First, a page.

• Resource needs
    • Beds
      • Current hospital status: within a hospital, current inpatients may be prioritized over non-hospitalized patients if the operation is needed for the patient to be discharged or to avoid readmission.
      • If an elective case and patient is not currently in the hospital, assess the likelihood/risk of needing an ICU bed/ventilator or a hospital bed post-operatively. In this scenario, if resources are an issue, elective outpatient operations might be prioritized over elective same-day admits that may need a hospital bed.
    • Blood: Likelihood of needing a blood transfusion - assess local blood availability.
    • Anesthesia: Does the patient need intubation, sedation, and/or local/regional anesthesia?

Service

  • Communicate with your patients the efforts employed for their safety re: COVID-19. For example:
    • Cleaning
    • Social distancing measures
    • Testing where applicable
    • PPE where applicable
    • Telehealth options
  • Communicate with patients that, for their safety, surgery may be canceled based on factors such as:
    • Development of symptoms,
    • Suspicion of exposure
    • Positive screening test.
    • Community need for resources.
  • Communicate that a second surge is expected, and we will evaluate the safety of surgery, procedures, and office visits on an ongoing basis
  • Develop a financial policy regarding cancellations and communicate this clearly preoperatively.
  • Communicate more frequently with your patients, even just to "check-in."

Supplemental testing information

  • COVID-19: RNA/PCR and isothermal nucleic acid amplification tests
    • RNA/PCR and isothermal nucleic acid amplification tests demonstrate the presence of viral particles, which are present in both symptomatic and asymptomatic individuals who are infected with the virus, and throughout the period of time when an individual sheds virus.
    • This test is usually done with a nasal/ nasopharyngeal swab
    • Many tests have reported sensitivities to be as low as 60-70% and thus may miss COVID-19 positive patients 30-40% of the time. In the absence of national data, ask your hospital/lab for internal validation data on in-house tests.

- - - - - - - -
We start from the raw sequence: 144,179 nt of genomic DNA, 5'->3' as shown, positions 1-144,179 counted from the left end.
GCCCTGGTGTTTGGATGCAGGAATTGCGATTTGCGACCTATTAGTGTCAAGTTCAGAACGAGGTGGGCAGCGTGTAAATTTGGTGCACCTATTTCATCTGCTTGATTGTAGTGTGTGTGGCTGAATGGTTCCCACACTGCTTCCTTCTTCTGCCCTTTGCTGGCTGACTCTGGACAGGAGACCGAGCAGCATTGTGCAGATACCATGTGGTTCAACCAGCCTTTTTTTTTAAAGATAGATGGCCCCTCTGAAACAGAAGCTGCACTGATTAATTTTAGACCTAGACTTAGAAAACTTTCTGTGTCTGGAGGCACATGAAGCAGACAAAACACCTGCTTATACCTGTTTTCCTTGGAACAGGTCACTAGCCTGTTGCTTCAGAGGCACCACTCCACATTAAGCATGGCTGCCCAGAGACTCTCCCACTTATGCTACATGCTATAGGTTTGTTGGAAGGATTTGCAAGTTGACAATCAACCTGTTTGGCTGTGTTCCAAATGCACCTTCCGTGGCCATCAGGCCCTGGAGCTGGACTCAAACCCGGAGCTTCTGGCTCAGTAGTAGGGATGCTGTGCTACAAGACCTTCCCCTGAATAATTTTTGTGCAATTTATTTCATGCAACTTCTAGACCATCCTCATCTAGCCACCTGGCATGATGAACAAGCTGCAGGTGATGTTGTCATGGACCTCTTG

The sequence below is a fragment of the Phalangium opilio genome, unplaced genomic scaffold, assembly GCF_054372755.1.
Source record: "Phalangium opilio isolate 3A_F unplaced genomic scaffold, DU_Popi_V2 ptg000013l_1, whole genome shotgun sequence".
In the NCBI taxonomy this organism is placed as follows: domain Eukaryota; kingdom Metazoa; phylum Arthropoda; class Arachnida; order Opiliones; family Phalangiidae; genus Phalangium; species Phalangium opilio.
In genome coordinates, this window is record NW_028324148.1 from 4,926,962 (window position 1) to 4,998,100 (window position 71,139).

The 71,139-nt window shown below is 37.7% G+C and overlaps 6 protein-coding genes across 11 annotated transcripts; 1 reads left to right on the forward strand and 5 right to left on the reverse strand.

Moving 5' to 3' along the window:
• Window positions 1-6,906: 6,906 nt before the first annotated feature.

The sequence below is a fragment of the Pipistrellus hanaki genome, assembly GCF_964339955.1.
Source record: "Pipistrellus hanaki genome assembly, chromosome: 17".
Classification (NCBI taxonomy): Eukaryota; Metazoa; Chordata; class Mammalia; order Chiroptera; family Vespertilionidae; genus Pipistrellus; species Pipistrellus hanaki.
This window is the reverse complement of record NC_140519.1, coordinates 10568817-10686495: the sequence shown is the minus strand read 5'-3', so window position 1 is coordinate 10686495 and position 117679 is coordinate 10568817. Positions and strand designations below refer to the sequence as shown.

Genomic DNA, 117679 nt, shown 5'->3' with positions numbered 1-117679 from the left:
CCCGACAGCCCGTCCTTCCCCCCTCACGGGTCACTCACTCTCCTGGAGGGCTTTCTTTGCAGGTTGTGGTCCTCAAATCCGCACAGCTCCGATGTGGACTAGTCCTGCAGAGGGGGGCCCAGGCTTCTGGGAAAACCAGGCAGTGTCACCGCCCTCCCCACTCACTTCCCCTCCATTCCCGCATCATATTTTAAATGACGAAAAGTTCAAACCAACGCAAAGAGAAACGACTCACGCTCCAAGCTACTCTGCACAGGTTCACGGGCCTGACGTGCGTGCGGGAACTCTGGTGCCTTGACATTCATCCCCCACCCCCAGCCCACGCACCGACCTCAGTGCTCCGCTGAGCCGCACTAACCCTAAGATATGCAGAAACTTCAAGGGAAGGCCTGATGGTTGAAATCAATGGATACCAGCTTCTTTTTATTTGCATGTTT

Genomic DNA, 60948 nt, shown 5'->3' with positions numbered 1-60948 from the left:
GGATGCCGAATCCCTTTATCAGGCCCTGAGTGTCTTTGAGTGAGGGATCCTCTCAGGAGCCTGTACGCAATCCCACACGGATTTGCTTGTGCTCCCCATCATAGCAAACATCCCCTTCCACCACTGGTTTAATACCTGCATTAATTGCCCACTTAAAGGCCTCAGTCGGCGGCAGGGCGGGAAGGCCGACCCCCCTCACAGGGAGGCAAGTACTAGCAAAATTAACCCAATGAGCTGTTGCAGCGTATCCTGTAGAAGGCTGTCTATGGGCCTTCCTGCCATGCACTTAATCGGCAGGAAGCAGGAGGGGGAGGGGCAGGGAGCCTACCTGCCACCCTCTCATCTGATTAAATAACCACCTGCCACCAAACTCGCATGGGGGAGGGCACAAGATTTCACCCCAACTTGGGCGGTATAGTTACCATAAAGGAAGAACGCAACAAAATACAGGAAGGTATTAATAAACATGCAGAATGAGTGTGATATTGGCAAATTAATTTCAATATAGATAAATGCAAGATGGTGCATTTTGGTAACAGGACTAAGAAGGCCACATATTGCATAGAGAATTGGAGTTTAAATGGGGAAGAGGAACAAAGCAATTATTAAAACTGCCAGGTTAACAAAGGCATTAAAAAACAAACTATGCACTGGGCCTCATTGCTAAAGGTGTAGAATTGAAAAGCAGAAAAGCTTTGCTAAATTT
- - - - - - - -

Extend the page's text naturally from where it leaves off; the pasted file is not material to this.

• It is unclear if the high false negative rates are due to testing or due to swab techniques or specimen handling.
  • Serology tests for SARS-CoV-2 antibodies (IgM / IgG)
    • This test is usually done with a finger prick.
    • There are qualitative and quantitative tests for IgM and IgG.
      • Qualitative tests only report out whether antibodies are detected or not. Currently there are only a few that are marketed under the FDA Emergency Use Authorization provision, but none are verified by the FDA
      • Quantitative tests can report the level/titers of the antibodies- currently none of these are approved in the US but have been employed in other countries
    • Quality of tests:
      • Most tests were allowed on the market by FDA under emergency protocols, without the usual level of evaluation. Thus, the quality and reliability of these tests are unknown.
      • Some may have cross-reactivity with other non-COVID-19 coronaviruses, or have low detection rates.
    • Utility of tests:
      • The antibody tests for IgG and IgM show that the person has antibodies but
        • It is still unknown whether these antibodies are protective or whether you can still get COVID-19 again.
        • It is still unknown if all previous COVID-19 positive patients will have antibodies and how long they persist.
        • Current tests do not establish immunity or exclude active infection.
      • Thus, given the serology testing with our current limited understanding of COVID-19 antibodies, the utility of serology testing for preoperative testing of patients is questionable.
        • If accurate, validated tests were readily available and if the presence of the detected antibodies were understood to confer a protective immunity, then serology testing (IgG/IgM) may have a role as:
          • An adjunct with PCR testing of patients. Serology testing does not rule out active infection and thus should not be used alone to rule out active COVID-19 infection in preoperative patients.
          • A means to test staff for past infection/immunity. However, depending on the evidence for how long the antibody is expected to remain (indefinitely/time-limited), consideration would be needed as to the timing and regularity of testing.
      • The tests may have utility to determine the prevalence of COVID-19 exposure in the population.
      • The tests may also have utility in determining who is eligible to donate their plasma in a COVID-19 Convalescent Plasma program where the plasma of a patient who has recovered from COVID-19 is transfused in a patient with an acute COVID-19 infection.
      • A quantitative test may also have the additional utility of identifying plasma that has a higher concentration of antibodies for convalescent plasma transfusion. Plasma with higher titers may require fewer units for efficacy and preferentially used.

For more information, please see our ASPS COVID-19 Member Resource page and check with your local, county, state, and regional resources for local guidance.

Approved by the ASPS Executive Committee on April 21, 2020.

Additional resources